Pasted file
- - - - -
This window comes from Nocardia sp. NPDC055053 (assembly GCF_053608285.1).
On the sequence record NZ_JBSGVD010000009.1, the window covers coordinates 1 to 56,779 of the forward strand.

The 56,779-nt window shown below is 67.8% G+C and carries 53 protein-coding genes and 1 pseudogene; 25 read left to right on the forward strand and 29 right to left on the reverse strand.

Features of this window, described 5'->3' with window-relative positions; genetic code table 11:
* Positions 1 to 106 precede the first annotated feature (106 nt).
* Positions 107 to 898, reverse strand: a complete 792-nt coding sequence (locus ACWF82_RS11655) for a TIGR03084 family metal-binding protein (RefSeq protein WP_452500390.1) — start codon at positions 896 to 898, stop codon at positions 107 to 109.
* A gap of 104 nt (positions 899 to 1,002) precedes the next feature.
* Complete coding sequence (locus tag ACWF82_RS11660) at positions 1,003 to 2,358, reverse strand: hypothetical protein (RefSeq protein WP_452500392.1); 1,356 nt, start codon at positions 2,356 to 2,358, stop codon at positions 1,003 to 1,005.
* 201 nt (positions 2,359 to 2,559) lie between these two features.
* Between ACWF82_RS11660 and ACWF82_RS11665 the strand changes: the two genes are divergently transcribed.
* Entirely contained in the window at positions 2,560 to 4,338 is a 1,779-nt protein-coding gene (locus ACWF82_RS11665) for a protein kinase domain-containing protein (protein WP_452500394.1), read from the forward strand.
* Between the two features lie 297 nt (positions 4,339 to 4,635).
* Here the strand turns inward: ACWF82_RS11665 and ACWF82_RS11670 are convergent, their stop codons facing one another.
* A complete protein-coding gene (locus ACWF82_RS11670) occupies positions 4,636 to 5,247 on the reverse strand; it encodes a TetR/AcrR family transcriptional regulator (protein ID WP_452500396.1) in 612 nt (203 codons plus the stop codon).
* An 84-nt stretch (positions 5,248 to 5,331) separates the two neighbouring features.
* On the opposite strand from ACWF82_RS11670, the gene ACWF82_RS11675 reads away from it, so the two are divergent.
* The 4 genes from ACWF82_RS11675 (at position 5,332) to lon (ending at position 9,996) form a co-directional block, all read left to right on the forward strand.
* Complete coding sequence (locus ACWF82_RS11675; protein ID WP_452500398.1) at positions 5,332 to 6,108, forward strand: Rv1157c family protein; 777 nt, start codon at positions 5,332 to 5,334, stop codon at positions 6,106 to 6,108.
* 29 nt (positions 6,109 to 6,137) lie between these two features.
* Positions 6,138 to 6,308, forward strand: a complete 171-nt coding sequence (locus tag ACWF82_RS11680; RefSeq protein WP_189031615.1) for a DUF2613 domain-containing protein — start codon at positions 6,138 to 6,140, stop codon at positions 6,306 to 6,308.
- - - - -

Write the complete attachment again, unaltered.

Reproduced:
This window comes from Nocardia sp. NPDC055053 (assembly GCF_053608285.1).
On the sequence record NZ_JBSGVD010000009.1, the window covers coordinates 1 to 56,779 of the forward strand.

The 56,779-nt window shown below is 67.8% G+C and carries 53 protein-coding genes and 1 pseudogene; 25 read left to right on the forward strand and 29 right to left on the reverse strand.

Features of this window, described 5'->3' with window-relative positions; genetic code table 11:
* Positions 1 to 106 precede the first annotated feature (106 nt).
* Positions 107 to 898, reverse strand: a complete 792-nt coding sequence (locus ACWF82_RS11655) for a TIGR03084 family metal-binding protein (RefSeq protein WP_452500390.1) — start codon at positions 896 to 898, stop codon at positions 107 to 109.
* A gap of 104 nt (positions 899 to 1,002) precedes the next feature.
* Complete coding sequence (locus tag ACWF82_RS11660) at positions 1,003 to 2,358, reverse strand: hypothetical protein (RefSeq protein WP_452500392.1); 1,356 nt, start codon at positions 2,356 to 2,358, stop codon at positions 1,003 to 1,005.
* 201 nt (positions 2,359 to 2,559) lie between these two features.
* Between ACWF82_RS11660 and ACWF82_RS11665 the strand changes: the two genes are divergently transcribed.
* Entirely contained in the window at positions 2,560 to 4,338 is a 1,779-nt protein-coding gene (locus ACWF82_RS11665) for a protein kinase domain-containing protein (protein WP_452500394.1), read from the forward strand.
* Between the two features lie 297 nt (positions 4,339 to 4,635).
* Here the strand turns inward: ACWF82_RS11665 and ACWF82_RS11670 are convergent, their stop codons facing one another.
* A complete protein-coding gene (locus ACWF82_RS11670) occupies positions 4,636 to 5,247 on the reverse strand; it encodes a TetR/AcrR family transcriptional regulator (protein ID WP_452500396.1) in 612 nt (203 codons plus the stop codon).
* An 84-nt stretch (positions 5,248 to 5,331) separates the two neighbouring features.
* On the opposite strand from ACWF82_RS11670, the gene ACWF82_RS11675 reads away from it, so the two are divergent.
* The 4 genes from ACWF82_RS11675 (at position 5,332) to lon (ending at position 9,996) form a co-directional block, all read left to right on the forward strand.
* Complete coding sequence (locus ACWF82_RS11675; protein ID WP_452500398.1) at positions 5,332 to 6,108, forward strand: Rv1157c family protein; 777 nt, start codon at positions 5,332 to 5,334, stop codon at positions 6,106 to 6,108.
* 29 nt (positions 6,109 to 6,137) lie between these two features.
* Positions 6,138 to 6,308, forward strand: a complete 171-nt coding sequence (locus tag ACWF82_RS11680; RefSeq protein WP_189031615.1) for a DUF2613 domain-containing protein — start codon at positions 6,138 to 6,140, stop codon at positions 6,306 to 6,308.